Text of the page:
Demonstrations and a threatened strike by the nation's farmers will not force the Carter administration to yield to farmers' demands for guaranteed profits, Agriculture Secretary Bob Bergland said yesterday.

"If we're going to guarantee parity as some have requested for, say hogs, we would have to invent a very complicated federal bureaucracy to replace the public market system. I don't think the people are ready for that," Bergland said on "Face the Nation" (CBS WTOP).

"Parity" is the price calculated to give the farmer a fair return in relationship to farming expenses. Many farmers, angered by low prices and hurt by bad weather, have begun to define a "fair return" as a guaranteed profit.

Bergland said the administration believes that "to provide a federal guarantee of the cost of production is about as far as the federal government should go" in supporting farm prices.

Asked if increased farmer militancy might force the administration to abandon its present position on farm support prices, Bergland said: "That's unlikely."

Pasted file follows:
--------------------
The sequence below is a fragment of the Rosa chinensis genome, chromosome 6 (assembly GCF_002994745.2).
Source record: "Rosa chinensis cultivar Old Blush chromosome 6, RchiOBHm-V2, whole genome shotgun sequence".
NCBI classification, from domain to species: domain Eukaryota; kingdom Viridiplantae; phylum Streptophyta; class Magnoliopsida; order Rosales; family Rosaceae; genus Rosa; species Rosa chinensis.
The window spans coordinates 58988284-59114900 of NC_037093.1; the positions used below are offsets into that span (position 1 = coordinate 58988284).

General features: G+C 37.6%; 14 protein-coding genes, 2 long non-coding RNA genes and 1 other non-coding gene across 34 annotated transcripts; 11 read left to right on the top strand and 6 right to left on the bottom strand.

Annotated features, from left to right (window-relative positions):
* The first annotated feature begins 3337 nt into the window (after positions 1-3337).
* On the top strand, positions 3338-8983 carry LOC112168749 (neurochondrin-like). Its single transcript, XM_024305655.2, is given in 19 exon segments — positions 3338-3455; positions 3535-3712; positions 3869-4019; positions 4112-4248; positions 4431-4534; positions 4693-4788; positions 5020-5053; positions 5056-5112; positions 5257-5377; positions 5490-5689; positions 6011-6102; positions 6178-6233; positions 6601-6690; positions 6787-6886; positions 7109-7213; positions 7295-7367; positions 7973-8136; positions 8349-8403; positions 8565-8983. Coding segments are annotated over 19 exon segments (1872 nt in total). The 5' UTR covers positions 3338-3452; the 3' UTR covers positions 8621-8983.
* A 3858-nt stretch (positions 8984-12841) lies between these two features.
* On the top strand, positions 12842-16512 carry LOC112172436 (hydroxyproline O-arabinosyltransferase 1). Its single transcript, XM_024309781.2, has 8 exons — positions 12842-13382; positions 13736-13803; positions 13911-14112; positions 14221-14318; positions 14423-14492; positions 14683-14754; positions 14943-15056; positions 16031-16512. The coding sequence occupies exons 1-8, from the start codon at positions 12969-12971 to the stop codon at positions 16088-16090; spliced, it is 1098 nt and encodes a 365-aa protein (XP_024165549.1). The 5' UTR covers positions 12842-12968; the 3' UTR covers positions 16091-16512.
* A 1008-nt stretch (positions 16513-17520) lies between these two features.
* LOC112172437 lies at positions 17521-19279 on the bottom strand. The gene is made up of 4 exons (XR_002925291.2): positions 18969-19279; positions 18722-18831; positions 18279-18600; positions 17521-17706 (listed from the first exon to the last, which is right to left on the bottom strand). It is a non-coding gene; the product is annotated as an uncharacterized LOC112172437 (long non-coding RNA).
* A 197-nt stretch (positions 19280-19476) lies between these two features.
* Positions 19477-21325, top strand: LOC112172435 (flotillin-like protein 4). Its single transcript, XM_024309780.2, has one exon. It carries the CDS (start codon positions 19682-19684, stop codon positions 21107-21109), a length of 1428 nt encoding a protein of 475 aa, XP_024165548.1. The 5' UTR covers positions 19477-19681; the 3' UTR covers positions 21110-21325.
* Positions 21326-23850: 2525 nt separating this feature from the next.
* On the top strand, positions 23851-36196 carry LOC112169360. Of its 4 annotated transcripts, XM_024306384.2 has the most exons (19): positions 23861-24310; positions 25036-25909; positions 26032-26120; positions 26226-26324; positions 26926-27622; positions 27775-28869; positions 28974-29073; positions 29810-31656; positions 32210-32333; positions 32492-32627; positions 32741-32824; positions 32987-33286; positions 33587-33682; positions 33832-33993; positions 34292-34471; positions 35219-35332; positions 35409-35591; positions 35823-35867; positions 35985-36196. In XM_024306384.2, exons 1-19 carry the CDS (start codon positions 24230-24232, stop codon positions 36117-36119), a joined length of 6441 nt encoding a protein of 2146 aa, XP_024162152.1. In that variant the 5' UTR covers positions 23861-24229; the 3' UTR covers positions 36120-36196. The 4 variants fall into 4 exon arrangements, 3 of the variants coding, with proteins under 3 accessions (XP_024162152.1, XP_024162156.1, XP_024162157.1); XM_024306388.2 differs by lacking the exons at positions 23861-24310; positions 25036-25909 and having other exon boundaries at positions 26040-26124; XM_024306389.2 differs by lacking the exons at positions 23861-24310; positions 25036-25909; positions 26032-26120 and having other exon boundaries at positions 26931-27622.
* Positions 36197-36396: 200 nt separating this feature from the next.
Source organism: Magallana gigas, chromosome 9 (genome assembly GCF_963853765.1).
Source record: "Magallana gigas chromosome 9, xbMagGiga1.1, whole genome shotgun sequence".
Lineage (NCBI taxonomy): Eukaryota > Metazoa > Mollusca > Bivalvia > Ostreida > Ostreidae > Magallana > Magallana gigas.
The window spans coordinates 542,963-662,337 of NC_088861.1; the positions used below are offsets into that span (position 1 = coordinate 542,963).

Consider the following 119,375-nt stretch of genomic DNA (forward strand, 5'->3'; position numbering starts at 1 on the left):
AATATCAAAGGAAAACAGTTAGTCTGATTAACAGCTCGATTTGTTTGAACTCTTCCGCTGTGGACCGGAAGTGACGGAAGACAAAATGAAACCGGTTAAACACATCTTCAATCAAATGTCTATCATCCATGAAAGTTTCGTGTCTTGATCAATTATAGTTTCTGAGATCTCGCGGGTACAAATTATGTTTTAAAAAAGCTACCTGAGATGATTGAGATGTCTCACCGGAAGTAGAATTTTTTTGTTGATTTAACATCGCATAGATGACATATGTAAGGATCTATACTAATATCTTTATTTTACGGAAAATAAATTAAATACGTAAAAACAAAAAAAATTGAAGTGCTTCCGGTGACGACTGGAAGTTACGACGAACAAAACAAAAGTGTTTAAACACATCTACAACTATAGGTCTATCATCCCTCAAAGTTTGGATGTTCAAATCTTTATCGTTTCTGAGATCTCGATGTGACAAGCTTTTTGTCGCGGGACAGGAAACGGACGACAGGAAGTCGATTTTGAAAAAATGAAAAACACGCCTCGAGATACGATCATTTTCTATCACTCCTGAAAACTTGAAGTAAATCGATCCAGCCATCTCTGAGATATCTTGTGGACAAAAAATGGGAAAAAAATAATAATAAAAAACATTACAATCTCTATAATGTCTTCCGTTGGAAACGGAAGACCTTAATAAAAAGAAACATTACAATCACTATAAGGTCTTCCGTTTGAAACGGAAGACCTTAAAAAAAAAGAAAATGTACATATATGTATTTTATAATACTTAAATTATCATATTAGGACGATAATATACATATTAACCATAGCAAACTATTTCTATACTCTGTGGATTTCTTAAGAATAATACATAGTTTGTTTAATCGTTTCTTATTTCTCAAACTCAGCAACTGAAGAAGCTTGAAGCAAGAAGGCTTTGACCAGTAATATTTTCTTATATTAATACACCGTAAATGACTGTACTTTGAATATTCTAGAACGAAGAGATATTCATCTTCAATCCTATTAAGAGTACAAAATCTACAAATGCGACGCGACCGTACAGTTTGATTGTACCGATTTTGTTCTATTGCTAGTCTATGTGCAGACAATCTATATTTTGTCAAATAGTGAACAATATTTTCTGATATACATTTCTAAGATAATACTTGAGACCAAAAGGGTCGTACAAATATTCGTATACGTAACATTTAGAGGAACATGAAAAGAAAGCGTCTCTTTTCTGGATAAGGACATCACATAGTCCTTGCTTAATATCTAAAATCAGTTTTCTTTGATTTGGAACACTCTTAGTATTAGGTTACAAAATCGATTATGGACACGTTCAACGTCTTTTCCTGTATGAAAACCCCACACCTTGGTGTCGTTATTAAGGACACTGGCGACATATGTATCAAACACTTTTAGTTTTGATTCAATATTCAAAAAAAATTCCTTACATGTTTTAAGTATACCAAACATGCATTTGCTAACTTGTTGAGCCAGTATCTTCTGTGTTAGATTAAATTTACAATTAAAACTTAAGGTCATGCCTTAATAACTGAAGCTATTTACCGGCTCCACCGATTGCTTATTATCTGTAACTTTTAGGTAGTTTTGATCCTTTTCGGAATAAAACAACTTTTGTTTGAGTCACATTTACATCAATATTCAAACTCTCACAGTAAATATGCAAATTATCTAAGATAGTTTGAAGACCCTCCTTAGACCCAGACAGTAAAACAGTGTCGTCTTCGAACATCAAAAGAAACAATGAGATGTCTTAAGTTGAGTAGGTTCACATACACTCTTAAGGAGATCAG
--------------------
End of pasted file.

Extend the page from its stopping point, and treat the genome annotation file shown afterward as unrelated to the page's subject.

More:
His comments came one day after farmers rallied in Washington, D.C., and in 30 state capitals to protest what they say are unacceptably low prices for their products. In a demonstration in Oklahoma City, a farmers hanged Bergland in effigy.

The ad-hoc American Agriculture Movement, which is leading the protest, has called on farmers to go on strike Wednesday by not selling or planting crops until their demands are met.

Bergland said such a strike would have a "substantial economic impact . . . if all of the 2 million or so commercial farmers joined in."

"Farming is the biggest business in the United States," he said.

Regardless of the issues in the dispute, consumers probably will have to pay more for food if the farmers are to be helped, Bergland said.

"The best thing the consumer has going is a strong, productive, healthy agriculture, and it's hurting - in places, it's hurting bad," he said. "On some farms, it's a disaster. The consumer is not going to be well-fed at a reasonable price if agriculture is driven into bankruptcy. Farmers have to derive an income from some place. That's a fact," Bergland said.

"How is it that you sound so sympothetic to the farmer, but you're the one who gets (hanged) in effigy?" the secretary was asked.

"(That's) because they don't know me," Bergland said.